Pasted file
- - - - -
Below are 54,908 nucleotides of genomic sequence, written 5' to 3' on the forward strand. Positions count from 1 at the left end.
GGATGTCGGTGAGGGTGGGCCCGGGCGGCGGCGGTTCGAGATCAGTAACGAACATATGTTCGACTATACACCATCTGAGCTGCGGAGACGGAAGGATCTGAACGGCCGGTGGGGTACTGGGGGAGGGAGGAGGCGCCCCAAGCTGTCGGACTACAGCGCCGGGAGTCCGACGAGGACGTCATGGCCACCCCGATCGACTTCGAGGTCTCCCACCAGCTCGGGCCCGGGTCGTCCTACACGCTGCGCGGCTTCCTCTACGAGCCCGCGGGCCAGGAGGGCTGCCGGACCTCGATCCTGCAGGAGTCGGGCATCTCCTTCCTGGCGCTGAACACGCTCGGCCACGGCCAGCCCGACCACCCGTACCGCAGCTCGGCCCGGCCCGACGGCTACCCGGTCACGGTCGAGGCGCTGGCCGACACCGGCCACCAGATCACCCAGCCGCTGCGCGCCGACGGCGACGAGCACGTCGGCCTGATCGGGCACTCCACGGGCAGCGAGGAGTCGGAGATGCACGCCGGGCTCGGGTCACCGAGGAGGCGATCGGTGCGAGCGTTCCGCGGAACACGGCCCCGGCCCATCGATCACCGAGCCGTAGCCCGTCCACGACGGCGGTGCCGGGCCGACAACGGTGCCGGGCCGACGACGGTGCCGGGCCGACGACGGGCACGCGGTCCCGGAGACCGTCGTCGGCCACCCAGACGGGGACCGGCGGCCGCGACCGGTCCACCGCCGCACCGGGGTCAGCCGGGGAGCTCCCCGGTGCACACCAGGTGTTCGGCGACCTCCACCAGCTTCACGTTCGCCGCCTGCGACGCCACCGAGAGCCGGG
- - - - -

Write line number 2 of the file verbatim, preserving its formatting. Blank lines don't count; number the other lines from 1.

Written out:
GGATGTCGGTGAGGGTGGGCCCGGGCGGCGGCGGTTCGAGATCAGTAACGAACATATGTTCGACTATACACCATCTGAGCTGCGGAGACGGAAGGATCTGAACGGCCGGTGGGGTACTGGGGGAGGGAGGAGGCGCCCCAAGCTGTCGGACTACAGCGCCGGGAGTCCGACGAGGACGTCATGGCCACCCCGATCGACTTCGAGGTCTCCCACCAGCTCGGGCCCGGGTCGTCCTACACGCTGCGCGGCTTCCTCTACGAGCCCGCGGGCCAGGAGGGCTGCCGGACCTCGATCCTGCAGGAGTCGGGCATCTCCTTCCTGGCGCTGAACACGCTCGGCCACGGCCAGCCCGACCACCCGTACCGCAGCTCGGCCCGGCCCGACGGCTACCCGGTCACGGTCGAGGCGCTGGCCGACACCGGCCACCAGATCACCCAGCCGCTGCGCGCCGACGGCGACGAGCACGTCGGCCTGATCGGGCACTCCACGGGCAGCGAGGAGTCGGAGATGCACGCCGGGCTCGGGTCACCGAGGAGGCGATCGGTGCGAGCGTTCCGCGGAACACGGCCCCGGCCCATCGATCACCGAGCCGTAGCCCGTCCACGACGGCGGTGCCGGGCCGACAACGGTGCCGGGCCGACGACGGTGCCGGGCCGACGACGGGCACGCGGTCCCGGAGACCGTCGTCGGCCACCCAGACGGGGACCGGCGGCCGCGACCGGTCCACCGCCGCACCGGGGTCAGCCGGGGAGCTCCCCGGTGCACACCAGGTGTTCGGCGACCTCCACCAGCTTCACGTTCGCCGCCTGCGACGCCACCGAGAGCCGGG